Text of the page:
Third, Fletcher claims that she sought a position at Lucent's Holmdel facility and initially felt encouraged about her prospects, but that she ultimately was not offered the job. This demonstrates only that she was not hired for a job she sought, not that she was blocked by Lucent from the job. Moreover, there is no evidence that she was rejected for this position after the 5 + 5 Plan was announced, evidence that would be critical for any finding that Lucent intended to interfere with her attainment of 5 + 5 Plan benefits. Indeed, it appears that her unsuccessful attempt to secure the Holmdel position occurred well before Lucent created and announced the 5 + 5 Plan.
Fletcher also notes that she inquired about but did not receive a printed wiring board position. However, she admits that she was told the position had already been filled, and her suggestion that this information was false is unsupported by any evidence. She further points to Lucent's policy that to remove an employee from FMP status required two executive approvals. Once again, she relies on nothing more than speculation to tie this company policy to any specific intent to interfere with employee benefits. Similar assertions that Lucent failed to advertise available positions lack evidentiary support. Finally, Fletcher refers to a conversation she had with Vice President David Landau "[s]ometime between June 20 and June 27, 2001" in which Landau expressed pessimism at Fletcher's prospects for finding a job before the end of her 60-day FMP period. (Appellant's Br. 11.) Given that Fletcher's 60-day period ended on June 28, 2001, Landau's pessimism appears entirely warranted. In sum, no reasonable jury could find that Fletcher's ERISA claim was meritorious.
For the foregoing reasons, we will affirm the District Court's order of June 29, 2005.
1. Appellant also brought an age discrimination claim which she has abandoned on appeal.
2. We exercise jurisdiction pursuant to 28 U.S.C. § 1291. Our review of the District Court's grant of summary judgment is plenary. Stratton v. E.I. DuPont de Nemours & Co., 363 F.3d 250, 253 (3d Cir. 2004). Summary judgment is appropriate if there is no genuine issue of material fact and, viewing the facts in the light most favorable to the nonmoving party, the moving party is entitled to judgment as a matter of law. Fed. R. Civ. P. 56(c); Stratton, 363 F.3d at 253.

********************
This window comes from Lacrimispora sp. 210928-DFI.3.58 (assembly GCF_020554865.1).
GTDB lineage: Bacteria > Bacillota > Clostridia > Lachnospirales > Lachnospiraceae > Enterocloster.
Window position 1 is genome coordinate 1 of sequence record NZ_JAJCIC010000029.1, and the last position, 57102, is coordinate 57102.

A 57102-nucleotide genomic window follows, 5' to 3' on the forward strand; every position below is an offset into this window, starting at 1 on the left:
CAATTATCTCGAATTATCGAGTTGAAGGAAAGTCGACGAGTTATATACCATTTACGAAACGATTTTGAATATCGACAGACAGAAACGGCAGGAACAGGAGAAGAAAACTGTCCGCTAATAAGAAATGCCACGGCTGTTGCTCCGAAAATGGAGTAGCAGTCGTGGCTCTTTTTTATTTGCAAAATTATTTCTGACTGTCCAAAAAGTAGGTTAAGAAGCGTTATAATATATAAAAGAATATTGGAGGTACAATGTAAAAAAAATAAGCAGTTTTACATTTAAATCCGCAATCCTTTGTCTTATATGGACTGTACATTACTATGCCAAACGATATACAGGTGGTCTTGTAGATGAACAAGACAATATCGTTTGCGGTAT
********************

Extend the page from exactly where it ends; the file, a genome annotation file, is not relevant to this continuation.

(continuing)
3. We recognize that in her statement of "Facts Which Are in Dispute," filed with her brief in opposition to Lucent's motion for summary judgment, Fletcher asserted that "Lucent unequivocally blocked every re-employment or relocation chance." (App. at 38a.) This assertion, however, formed no part of her argument in opposition to Lucent's motion for summary judgment, and the District Court's only passing reference to this incipient issue was in a footnote.
4. We assume, arguendo, that Fletcher has made out a prima facie case under § 510. See Gavalik, 812 F.2d at 852 (requiring a § 510 plaintiff to make a prima facie showing of "(1) prohibited employer conduct (2) taken for the purpose of interfering (3) with the attainment of any right to which the employee may become entitled"). Fletcher likely fails to make even this threshold showing. As discussed below, there is no evidence that Lucent acted for the purpose of interfering with her attainment of enhanced pension benefits, rather than for some other valid reason. See, e.g., Turner v. Schering-Plough Corp., 901 F.2d 335, 348 (3d Cir. 1990) (finding that § 510 plaintiff failed to make a prima facie showing where plaintiff had shown only that his termination deprived him of the opportunity to accrue additional benefits).